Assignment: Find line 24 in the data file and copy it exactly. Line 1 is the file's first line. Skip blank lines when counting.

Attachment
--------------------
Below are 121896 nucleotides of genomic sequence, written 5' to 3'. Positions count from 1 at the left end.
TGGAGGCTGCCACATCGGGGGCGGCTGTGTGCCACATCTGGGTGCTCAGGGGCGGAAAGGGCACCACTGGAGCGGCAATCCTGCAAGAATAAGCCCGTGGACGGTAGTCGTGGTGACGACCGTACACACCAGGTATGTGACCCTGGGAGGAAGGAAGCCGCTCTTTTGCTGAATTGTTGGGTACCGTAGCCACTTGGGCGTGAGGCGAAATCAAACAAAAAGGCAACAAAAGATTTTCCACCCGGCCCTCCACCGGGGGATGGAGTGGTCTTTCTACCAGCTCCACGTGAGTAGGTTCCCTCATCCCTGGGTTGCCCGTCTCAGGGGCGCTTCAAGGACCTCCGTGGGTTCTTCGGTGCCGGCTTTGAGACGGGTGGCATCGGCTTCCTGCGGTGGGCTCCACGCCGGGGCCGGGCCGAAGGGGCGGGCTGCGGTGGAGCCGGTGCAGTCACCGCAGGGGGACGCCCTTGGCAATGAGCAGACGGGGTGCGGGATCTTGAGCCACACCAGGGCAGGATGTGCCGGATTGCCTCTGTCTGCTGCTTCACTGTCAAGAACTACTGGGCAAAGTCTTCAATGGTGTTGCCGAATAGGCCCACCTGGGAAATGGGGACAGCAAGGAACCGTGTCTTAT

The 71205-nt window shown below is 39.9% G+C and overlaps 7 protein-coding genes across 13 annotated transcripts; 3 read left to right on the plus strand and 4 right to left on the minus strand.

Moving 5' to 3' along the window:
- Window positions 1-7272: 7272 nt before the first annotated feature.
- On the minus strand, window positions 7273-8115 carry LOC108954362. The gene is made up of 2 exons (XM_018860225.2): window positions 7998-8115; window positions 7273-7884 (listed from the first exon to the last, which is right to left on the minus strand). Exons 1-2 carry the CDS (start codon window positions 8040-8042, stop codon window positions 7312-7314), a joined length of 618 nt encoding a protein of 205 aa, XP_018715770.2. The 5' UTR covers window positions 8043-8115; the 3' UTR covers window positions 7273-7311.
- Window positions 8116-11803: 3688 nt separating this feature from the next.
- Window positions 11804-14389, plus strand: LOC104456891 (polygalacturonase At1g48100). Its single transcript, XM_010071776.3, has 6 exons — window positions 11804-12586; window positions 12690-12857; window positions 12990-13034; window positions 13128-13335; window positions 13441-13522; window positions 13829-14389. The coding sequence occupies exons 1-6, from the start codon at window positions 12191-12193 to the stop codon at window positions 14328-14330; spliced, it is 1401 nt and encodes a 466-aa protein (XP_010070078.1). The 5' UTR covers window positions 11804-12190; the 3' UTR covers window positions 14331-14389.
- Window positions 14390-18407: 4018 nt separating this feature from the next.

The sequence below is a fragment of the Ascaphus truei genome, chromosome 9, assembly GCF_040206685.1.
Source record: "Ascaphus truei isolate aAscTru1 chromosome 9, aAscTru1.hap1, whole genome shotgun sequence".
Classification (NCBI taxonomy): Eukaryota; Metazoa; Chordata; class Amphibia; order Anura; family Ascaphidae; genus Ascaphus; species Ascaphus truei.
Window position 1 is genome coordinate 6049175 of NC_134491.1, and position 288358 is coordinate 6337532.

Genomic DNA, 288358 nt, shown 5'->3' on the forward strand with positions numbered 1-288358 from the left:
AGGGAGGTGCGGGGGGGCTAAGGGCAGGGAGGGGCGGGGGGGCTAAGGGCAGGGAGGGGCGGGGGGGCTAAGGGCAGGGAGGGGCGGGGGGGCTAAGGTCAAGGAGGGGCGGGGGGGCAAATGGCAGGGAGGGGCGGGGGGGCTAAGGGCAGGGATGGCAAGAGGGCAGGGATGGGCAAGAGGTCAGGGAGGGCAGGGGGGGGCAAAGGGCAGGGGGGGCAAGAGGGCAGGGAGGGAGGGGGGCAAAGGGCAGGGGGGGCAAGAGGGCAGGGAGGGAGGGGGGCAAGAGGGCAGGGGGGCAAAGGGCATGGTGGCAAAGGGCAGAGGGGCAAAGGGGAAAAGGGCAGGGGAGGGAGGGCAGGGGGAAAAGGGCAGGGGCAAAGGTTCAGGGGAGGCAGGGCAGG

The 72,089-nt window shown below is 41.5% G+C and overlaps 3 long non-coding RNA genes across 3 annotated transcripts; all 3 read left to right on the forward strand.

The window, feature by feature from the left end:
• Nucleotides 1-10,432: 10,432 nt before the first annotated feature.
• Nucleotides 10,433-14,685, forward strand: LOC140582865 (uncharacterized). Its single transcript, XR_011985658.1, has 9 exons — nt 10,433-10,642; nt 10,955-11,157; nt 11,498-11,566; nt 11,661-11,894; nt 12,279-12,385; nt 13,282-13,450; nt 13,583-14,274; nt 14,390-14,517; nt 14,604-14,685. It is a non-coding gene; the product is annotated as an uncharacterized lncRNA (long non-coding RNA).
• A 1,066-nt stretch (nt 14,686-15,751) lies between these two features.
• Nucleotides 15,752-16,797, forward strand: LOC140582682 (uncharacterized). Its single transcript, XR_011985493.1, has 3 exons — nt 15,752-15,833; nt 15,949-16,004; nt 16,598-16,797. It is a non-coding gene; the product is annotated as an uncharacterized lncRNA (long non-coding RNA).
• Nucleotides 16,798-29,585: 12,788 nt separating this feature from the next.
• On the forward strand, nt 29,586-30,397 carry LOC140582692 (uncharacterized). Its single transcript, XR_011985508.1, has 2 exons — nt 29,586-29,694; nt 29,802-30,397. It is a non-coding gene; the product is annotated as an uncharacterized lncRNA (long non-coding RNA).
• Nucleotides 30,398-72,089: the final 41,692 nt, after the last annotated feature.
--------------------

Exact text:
• Nucleotides 30,398-72,089: the final 41,692 nt, after the last annotated feature.